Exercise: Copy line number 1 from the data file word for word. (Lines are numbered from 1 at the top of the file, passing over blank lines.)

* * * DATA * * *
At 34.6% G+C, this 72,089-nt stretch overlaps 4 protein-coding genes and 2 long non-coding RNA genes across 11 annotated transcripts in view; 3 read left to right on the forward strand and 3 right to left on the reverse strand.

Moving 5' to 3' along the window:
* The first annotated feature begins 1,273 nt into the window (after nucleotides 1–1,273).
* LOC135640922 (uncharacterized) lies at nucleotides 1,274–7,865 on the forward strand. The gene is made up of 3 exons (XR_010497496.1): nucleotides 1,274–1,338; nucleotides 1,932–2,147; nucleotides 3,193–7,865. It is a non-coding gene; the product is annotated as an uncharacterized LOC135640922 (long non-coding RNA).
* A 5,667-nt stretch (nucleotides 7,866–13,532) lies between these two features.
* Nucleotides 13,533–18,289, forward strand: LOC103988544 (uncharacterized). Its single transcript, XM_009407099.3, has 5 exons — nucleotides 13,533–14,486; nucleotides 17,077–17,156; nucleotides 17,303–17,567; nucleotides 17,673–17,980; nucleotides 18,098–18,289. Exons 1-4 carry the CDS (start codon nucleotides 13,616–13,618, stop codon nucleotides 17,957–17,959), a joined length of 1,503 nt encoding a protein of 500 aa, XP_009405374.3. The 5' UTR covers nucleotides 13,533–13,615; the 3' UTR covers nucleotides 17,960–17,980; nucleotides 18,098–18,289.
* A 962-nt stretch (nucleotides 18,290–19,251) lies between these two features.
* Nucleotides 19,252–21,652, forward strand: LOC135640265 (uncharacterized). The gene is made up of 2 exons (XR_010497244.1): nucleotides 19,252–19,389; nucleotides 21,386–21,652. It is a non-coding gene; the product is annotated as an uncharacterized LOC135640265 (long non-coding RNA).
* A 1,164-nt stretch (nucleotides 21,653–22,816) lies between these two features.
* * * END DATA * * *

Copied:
At 34.6% G+C, this 72,089-nt stretch overlaps 4 protein-coding genes and 2 long non-coding RNA genes across 11 annotated transcripts in view; 3 read left to right on the forward strand and 3 right to left on the reverse strand.